You CAN have too much of a good thing. And the bond market is telling us that cutting taxes while at full employment is one of them.
It's undeniable mathematics that cutting corporate tax rates has been a positive for the earnings of most companies. It's too bad, then, that the Federal Reserve is insistent on offsetting the inflationary effects of this action by raising short term interest rates. And ultimately this will hurt earnings...
If this sounds self-defeating, it is. But the Fed is an independent entity charged with "maintaining full employment and stable inflation".
And they weren't asked about the tax cuts.
WHAT THE MARKET IS TELLING US
The bond market, by the shape of the yield curve, has been increasingly signalling that the end of the economic cycle is fast approaching. Here's how:
Usually, the yield curve is "upwardly sloping", with long term rates higher than short term one. But when the Fed is "stepping on the brakes" to slow the economy and tame inflationary pressures, the yield curve can invert -- with short rates higher than long ones. Higher borrowing costs filter into the economy and slow things down.
As the graph below shows, a flat or invested yield curve (red circles) has predicted most recessions (shaded areas).
BUT THE DEFICIT!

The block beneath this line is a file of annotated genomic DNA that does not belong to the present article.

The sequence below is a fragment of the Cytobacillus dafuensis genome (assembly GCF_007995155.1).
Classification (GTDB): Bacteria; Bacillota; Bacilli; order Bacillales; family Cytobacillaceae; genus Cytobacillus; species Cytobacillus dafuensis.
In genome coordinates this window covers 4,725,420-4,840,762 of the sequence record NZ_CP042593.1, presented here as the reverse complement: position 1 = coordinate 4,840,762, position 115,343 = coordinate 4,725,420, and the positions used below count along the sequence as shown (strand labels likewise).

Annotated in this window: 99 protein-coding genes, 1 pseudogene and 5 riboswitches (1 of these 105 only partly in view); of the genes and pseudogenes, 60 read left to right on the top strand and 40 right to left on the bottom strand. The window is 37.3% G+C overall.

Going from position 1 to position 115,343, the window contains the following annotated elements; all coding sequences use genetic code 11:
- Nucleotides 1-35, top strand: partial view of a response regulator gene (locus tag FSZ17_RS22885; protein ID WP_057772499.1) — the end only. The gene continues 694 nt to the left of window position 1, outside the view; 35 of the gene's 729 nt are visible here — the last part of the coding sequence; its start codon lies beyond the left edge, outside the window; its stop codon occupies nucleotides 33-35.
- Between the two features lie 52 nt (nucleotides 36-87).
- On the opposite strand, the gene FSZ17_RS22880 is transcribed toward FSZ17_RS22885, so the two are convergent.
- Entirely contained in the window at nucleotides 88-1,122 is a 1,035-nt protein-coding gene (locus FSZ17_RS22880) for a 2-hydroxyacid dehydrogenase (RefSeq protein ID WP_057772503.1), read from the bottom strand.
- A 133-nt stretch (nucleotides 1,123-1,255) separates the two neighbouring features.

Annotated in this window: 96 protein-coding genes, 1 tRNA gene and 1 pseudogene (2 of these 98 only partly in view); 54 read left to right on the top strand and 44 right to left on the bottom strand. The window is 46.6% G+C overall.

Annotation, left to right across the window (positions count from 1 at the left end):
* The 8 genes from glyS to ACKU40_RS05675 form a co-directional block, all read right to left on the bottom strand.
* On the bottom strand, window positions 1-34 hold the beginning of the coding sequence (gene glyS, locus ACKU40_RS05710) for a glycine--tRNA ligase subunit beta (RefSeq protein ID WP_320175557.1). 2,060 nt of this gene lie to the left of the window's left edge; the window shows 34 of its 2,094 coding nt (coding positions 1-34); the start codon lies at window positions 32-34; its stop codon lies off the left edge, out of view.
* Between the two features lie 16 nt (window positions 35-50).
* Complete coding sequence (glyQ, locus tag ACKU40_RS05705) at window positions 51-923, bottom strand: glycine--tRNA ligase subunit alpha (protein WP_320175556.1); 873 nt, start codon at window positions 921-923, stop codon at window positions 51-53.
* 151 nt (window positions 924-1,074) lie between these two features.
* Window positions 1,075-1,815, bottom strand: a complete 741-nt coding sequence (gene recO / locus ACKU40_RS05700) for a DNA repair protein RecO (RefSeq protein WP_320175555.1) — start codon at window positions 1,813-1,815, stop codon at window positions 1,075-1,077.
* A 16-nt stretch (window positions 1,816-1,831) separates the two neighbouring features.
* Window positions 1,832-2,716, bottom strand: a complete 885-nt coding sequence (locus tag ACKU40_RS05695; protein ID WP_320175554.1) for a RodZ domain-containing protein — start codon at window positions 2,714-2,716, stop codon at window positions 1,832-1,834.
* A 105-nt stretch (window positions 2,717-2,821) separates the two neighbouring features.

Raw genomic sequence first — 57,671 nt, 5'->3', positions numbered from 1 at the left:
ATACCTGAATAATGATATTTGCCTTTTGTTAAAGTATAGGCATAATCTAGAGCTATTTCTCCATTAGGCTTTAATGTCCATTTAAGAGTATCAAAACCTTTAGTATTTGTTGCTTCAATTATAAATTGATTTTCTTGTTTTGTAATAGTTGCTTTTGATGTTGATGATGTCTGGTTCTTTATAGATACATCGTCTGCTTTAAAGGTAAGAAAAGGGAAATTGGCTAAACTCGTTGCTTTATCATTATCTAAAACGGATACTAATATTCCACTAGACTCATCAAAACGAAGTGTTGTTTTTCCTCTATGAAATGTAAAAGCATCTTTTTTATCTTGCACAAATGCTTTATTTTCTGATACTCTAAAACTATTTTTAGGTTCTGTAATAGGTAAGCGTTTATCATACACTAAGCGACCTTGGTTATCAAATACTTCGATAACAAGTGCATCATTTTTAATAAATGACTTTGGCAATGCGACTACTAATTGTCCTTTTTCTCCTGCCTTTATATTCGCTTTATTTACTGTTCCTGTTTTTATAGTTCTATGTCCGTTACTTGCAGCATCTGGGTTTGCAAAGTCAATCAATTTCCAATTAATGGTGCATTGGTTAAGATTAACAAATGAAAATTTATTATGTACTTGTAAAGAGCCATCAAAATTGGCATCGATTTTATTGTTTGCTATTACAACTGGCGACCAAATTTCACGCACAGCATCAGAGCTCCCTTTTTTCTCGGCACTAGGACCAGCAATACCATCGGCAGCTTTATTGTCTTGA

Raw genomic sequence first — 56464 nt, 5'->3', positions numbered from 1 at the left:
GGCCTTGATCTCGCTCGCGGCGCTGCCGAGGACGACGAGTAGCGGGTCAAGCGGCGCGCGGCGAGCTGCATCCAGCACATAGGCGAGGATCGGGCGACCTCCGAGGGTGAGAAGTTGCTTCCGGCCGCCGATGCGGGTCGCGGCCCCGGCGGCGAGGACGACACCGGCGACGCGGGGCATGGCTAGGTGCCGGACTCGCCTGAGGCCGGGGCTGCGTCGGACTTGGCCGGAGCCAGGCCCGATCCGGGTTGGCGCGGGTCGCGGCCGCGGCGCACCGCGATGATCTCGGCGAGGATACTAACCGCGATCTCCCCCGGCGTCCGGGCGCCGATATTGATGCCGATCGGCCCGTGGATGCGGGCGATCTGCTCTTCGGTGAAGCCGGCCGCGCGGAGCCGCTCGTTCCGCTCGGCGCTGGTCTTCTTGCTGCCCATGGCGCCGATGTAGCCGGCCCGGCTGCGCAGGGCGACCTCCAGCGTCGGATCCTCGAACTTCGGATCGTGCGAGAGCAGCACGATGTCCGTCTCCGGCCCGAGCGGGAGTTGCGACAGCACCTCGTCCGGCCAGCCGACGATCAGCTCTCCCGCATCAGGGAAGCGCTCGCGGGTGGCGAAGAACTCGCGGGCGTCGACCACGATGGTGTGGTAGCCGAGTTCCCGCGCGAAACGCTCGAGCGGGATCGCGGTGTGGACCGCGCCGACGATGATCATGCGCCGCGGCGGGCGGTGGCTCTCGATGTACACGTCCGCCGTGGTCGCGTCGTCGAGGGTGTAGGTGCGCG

People used to care about the deficit... But apparently not so much any more. The non-partisan Congressional Budget Office (CBO) now predicts that Federal budget deficits will reach one TRILLION dollars per year -- in an economic expansion. This is the largest deficit ever, in non-war, non-recessionary periods, relative to the the size of the economy.
So, we are borrowing to grow. And there is no economic emergency necessitating this stimulus. We were already growing. So, we inflate instead, as more money chases the same amount of goods. And the Fed steps in, raising rates and increasing borrowing costs on all of that new debt that we'll have to issue to finances these deficits.
To me, this is economic crack. Short term high but long term pain. And it's darned irresponsible.
Will we ultimately pay the price for irresponsible fiscal management? It seems impossible that we won't. Both borrowers and fixed income investors will feel some pain, as rates rise. Stock market volatility seems to be telling us that stocks won't be immune either.